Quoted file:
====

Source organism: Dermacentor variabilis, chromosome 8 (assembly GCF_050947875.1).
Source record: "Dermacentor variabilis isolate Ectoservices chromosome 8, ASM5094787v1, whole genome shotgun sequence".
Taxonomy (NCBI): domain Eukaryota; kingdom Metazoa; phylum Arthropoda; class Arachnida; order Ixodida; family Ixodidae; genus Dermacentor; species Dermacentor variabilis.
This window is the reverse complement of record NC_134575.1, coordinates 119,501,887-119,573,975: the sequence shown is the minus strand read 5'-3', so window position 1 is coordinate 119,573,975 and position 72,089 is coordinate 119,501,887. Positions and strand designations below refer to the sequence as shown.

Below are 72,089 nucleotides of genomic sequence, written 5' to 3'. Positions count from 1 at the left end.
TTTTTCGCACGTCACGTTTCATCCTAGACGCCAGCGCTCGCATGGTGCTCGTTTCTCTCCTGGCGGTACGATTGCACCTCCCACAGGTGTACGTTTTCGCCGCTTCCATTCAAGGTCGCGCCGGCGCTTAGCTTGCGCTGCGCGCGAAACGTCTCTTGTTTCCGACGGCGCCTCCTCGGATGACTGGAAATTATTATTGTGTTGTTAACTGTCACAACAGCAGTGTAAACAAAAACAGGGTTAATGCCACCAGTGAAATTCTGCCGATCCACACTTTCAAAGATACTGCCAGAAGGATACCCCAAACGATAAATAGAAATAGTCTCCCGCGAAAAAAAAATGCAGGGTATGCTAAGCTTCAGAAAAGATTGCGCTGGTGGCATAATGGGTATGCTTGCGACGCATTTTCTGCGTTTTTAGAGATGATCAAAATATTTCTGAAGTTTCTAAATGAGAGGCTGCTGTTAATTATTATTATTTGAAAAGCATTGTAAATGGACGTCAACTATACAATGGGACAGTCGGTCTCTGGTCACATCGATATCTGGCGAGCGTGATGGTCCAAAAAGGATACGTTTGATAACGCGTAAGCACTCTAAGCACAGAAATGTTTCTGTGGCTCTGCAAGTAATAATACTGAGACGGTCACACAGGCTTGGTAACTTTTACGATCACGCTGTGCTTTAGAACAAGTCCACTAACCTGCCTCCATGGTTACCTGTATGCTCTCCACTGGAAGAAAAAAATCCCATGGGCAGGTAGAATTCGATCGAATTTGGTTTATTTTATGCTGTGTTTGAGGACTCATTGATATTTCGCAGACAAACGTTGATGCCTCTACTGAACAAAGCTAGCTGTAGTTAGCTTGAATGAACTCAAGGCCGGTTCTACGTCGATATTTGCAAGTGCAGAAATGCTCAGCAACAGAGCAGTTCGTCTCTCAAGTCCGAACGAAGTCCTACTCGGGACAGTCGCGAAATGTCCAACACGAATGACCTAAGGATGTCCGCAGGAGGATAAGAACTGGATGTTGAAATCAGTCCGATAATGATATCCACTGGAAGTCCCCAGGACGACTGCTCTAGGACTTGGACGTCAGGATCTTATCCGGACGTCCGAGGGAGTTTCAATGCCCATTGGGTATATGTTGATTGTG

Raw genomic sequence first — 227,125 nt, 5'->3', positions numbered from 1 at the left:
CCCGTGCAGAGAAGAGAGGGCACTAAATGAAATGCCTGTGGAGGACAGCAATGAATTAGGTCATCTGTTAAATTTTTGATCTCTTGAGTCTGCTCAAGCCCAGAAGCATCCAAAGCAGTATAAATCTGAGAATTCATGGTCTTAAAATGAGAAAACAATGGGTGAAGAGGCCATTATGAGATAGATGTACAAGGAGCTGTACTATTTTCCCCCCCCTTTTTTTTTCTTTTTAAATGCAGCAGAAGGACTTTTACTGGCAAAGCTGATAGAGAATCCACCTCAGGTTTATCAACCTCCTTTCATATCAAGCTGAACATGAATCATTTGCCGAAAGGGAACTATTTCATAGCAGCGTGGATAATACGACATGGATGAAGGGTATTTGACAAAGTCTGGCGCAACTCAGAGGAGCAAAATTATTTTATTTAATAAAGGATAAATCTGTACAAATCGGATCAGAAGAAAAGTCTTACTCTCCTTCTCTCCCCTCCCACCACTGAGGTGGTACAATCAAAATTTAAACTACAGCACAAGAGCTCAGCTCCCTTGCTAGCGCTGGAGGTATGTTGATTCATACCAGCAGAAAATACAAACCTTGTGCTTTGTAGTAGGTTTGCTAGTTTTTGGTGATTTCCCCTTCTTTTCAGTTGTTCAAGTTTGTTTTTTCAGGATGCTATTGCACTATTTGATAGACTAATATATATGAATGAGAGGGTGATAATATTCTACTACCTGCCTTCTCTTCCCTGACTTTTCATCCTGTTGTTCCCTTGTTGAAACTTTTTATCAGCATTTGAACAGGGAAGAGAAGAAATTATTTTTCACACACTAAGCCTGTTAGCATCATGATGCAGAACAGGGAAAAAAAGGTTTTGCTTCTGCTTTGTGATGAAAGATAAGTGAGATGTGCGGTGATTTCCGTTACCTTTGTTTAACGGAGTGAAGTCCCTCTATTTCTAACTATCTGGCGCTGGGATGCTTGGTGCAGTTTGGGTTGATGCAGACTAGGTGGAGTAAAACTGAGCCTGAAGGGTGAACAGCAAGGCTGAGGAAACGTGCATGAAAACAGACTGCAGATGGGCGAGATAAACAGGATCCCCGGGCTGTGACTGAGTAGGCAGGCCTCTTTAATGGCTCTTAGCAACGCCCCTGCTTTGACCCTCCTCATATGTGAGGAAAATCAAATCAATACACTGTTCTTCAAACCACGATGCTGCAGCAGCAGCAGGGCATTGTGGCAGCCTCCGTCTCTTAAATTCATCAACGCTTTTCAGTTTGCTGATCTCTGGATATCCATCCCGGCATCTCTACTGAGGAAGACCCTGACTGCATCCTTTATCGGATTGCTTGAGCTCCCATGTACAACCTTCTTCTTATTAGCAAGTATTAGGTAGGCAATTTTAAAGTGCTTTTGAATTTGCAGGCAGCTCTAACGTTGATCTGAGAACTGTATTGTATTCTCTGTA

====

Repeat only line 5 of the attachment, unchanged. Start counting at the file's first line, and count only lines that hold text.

Below are 72,089 nucleotides of genomic sequence, written 5' to 3'. Positions count from 1 at the left end.